Paul Fournier opened the meeting with the Pledge of Allegiance and Jeff Benson offered an invocation.
Alan Player, an Apple valley Rotarian who visited us a year ago to promote their Education Foundation fundraiser, was here again to sell raffle tickets for an opportunity to win a Ford Focus.  Alan noted that last year's effort raised $39,000.
It was great to have George back to the club after successful opening of his completely blocked coronary artery.
Our speaker today was Jim Lukaszewski.  Jim is world renowned as a crisis manager, using his public relations expertise to guide organizations and their leaders through crisis to recovery.  Jim's topic for today's presentation was "The Ethical Expectations Leadership".  Jim began his talk with the story of a major medical products company that was indicted on several hundred felony charges, among which were illegal alteration of medical devices that resulted in two deaths and serious harm to several others.  This situation developed, as so many of them do, when an executive said “do whatever it takes” to keep sales up and costs down.  By the end of a six year legal process, six company executives were in jail and the company was forced to change its business climate, and Jim was a part of that process.  Jim offered the story to illustrate patterns of failed leadership behavior and inadequate or ineffective organizational response that often leads to these types of disasters. Here are some of the elements of these patterns:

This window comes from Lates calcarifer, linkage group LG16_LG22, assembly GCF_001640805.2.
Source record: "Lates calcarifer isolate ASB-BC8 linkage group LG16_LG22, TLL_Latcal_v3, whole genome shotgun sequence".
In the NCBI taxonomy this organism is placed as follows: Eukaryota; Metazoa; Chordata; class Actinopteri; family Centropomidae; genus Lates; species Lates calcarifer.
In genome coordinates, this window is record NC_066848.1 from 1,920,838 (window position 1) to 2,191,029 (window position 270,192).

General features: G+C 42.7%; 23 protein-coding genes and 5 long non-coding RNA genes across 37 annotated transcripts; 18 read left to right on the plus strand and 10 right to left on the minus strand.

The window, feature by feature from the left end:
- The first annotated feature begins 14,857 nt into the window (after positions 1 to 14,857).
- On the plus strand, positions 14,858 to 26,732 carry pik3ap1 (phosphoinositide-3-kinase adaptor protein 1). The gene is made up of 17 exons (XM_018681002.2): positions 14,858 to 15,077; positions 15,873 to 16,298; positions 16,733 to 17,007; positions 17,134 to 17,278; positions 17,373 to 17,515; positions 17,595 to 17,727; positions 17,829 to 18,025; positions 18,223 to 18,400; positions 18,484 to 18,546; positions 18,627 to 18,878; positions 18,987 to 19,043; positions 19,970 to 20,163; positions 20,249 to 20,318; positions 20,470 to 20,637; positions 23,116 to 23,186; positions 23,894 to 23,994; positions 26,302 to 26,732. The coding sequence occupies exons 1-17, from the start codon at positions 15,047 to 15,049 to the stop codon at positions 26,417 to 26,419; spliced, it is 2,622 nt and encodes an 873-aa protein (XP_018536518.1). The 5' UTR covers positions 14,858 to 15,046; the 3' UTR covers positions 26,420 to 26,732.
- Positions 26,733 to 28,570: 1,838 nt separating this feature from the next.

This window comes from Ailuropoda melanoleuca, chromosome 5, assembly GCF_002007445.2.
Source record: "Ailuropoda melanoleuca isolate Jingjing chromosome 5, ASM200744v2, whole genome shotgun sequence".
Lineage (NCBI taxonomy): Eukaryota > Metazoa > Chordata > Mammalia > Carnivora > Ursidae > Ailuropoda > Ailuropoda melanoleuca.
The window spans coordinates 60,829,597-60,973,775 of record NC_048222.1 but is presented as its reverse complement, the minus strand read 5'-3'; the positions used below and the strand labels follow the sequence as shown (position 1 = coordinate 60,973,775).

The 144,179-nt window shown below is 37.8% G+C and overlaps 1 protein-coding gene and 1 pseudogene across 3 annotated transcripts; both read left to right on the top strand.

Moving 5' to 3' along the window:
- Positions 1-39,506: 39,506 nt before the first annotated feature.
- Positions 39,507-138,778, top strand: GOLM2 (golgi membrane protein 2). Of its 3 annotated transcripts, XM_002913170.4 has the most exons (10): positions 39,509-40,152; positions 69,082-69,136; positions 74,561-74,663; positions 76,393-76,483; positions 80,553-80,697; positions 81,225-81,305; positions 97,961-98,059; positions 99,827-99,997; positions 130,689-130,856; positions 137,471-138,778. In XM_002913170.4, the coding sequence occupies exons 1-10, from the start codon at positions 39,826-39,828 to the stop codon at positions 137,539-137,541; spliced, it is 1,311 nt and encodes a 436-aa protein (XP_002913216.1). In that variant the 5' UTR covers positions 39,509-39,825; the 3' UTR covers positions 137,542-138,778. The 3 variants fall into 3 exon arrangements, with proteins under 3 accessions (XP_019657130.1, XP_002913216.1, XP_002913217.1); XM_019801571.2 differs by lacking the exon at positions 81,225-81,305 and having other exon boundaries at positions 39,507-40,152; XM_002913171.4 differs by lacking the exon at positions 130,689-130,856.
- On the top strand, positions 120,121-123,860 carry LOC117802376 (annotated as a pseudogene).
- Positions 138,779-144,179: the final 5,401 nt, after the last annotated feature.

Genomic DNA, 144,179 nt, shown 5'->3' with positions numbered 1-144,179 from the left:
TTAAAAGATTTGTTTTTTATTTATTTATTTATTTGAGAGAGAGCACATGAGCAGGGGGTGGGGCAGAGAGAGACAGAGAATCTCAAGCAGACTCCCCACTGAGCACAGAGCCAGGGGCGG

• When things go wrong in an organization, it generally starts at or near the top.
  • Top executives are very smart people who think they can "beat the rap".
  • Almost every ethical crisis requires that people are aware of the ethical problem, yet remain silent.
Jim suggested the following "Ethical Expectations of Leadership"
  • Find the truth as soon as possible.  Tell the truth and act on it as soon as possible.
  • Promptly raise the tough questions and answer them thoughtfully.
  • Vocalize core business values and ideals constantly.
  • Walk the talk
  • Help, expect and enforce ethical leadership
  • Foster ethical pathways for employees to to rise to the top of the organization.
  • Be a cheerleader, model and teacher of ethical behavior.
  • Make core values more important than profits.
You can check out Jim's website at  Paul and Jim are pictured below.